Still Blade-Running

May 28, 2006

Ridley is at it again with Blade Runner. He’s releasing yet another version of the cyberpunk-noir movie that should be reason enough for studios to make a Neuromancer film, but instead they’ll just release Blade Runner again, and yes that’s still the same sentence. This time, Ridley’s going to disprove Harrison Ford once for all, I imagine, by including some damn thing that’ll demonstrate how Deckard’s a replicant and any gray speculation should cease. Whatever. I’ll see the hell out of it, anyway.

That said, what makes me really happy is that this Blade Runner: Final Cut will feature all three versions of the film when it arrives on DVD. Amen, says I. That old retrofitted version of the movie where Deckard does the old-school private-dick voice over? I want that one just as much as I want the “truer” Ridley Scott version. You know what that voice-over version’s got? Jargon. I’m thrilled to hell that it’s not the sole version of Blade Runner I’ll have, but I’m also perfectly happy to watch that old cut again.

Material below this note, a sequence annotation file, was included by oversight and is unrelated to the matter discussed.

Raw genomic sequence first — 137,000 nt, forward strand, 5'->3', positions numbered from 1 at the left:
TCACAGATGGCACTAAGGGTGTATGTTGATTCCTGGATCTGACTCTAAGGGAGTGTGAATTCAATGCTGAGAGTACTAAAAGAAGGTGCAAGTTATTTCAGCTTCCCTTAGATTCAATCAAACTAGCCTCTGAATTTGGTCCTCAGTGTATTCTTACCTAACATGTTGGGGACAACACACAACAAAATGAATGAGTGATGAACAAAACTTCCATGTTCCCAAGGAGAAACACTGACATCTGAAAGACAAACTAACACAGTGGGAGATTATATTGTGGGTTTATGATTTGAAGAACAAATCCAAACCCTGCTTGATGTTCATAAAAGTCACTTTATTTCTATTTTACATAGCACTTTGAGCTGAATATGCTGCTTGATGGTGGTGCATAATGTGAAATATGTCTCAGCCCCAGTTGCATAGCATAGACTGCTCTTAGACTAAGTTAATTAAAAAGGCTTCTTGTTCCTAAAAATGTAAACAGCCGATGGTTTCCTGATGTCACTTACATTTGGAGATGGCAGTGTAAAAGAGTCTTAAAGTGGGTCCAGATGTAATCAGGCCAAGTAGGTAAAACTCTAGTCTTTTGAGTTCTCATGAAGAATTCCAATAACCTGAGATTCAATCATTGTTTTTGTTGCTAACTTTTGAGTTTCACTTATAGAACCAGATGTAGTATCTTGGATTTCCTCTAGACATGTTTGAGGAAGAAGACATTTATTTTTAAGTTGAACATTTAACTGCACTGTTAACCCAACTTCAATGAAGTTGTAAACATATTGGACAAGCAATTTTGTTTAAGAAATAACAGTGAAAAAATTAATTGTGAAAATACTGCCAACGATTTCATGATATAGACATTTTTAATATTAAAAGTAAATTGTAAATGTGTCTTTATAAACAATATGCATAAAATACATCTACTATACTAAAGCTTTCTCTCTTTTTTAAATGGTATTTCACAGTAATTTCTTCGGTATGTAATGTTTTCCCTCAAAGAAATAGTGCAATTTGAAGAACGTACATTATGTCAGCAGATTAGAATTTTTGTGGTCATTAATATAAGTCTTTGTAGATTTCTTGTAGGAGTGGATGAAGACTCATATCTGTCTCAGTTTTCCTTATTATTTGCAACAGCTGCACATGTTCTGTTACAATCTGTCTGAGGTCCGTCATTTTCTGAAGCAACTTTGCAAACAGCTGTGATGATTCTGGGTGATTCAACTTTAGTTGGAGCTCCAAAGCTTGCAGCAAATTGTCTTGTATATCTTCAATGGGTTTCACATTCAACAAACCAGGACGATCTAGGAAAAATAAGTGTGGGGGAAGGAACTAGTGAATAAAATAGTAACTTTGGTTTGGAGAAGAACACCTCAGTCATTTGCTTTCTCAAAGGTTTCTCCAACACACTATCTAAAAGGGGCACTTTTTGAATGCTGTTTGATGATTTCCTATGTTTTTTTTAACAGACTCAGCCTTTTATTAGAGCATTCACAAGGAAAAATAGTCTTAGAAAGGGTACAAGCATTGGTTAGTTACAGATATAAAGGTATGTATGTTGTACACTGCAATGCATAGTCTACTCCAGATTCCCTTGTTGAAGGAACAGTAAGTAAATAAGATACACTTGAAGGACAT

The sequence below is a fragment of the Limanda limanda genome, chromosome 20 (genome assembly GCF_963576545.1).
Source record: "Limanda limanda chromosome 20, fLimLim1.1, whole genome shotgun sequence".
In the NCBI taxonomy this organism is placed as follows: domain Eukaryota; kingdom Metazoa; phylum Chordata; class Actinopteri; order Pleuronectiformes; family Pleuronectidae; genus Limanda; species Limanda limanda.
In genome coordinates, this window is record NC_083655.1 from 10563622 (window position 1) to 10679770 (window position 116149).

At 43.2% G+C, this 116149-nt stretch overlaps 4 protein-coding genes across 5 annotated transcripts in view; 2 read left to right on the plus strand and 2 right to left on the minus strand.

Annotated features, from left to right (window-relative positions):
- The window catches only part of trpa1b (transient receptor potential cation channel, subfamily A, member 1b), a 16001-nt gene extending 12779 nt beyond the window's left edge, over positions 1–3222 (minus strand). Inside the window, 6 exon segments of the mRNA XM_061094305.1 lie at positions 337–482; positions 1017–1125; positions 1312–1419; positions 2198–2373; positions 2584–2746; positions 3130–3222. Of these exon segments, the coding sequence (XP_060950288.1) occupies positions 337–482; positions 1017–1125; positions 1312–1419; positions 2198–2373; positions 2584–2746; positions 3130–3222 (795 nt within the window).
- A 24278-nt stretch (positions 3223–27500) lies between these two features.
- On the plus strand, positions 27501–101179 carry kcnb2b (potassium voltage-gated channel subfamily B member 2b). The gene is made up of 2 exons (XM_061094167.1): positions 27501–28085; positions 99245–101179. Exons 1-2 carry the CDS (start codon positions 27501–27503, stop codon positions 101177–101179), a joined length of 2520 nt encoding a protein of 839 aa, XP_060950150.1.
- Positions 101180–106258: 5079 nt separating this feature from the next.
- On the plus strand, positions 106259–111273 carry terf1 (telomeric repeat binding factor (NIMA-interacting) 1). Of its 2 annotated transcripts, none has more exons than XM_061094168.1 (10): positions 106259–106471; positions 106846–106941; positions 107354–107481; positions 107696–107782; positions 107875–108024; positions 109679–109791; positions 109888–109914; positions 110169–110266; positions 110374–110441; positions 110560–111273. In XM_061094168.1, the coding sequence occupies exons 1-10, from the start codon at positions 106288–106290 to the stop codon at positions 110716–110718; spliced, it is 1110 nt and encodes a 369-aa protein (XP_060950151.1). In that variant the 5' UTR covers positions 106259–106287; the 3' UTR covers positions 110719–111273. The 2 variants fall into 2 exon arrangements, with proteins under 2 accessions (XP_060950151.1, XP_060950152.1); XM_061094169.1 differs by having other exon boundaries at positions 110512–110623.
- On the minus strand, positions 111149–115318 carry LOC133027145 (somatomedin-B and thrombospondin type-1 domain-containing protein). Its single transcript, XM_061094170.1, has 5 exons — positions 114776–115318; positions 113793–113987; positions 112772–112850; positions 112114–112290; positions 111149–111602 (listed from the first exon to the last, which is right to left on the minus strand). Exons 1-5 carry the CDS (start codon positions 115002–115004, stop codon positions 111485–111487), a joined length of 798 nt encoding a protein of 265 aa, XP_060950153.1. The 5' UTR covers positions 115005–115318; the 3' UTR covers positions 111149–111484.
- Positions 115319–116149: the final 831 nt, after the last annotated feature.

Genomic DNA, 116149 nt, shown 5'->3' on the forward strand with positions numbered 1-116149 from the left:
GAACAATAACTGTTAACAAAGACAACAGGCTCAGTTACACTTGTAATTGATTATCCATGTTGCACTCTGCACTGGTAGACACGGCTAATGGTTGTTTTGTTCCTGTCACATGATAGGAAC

It’s the cut that I saw on VHS when it was delivered to our house via mail-order by mistake. I watched it when, I dunno, I was home alone pretending to be sick from school one day or something. It was weird. Grim. It didn’t make a lot of sense to me at the time. The stuff I could make sense of — people ordering Chinese food, detectives wrestling with police chiefs, cops shooting at criminals — was all wrapped up in this strange future without any explanation. Why would people want to live in a future like that? Why would we build that future? How did they manage to get a whole other Los Angeles onto the screen?

As a kid, Blade Runner fell into a category in my head with Aliens: R-rated, super-dark sci-fi that didn’t have toys (at the time) or cartoons or cereal boxes. They didn’t even have “star” in their titles. They were bizarre, frightening, mystifying and magnificent.

Since we apparently can’t make movies like them anymore, (because they can’t be done for a PG-13 audience, I guess?) I’ll settle for Halloween screenings of Alien and re-issues of Blade Runner.

I will not, however, settle for Alien vs. Predator.

Noise: Watching Way of the Gun



  1. Good to hear that, as I’ve long suspected that a such an edition of BLaderunner existed only in this devoted fan’s head (see the first review). I hope it has more in common with the Alien re-release DVD, which I love…

  2. How is Way of the Gun, anyway?

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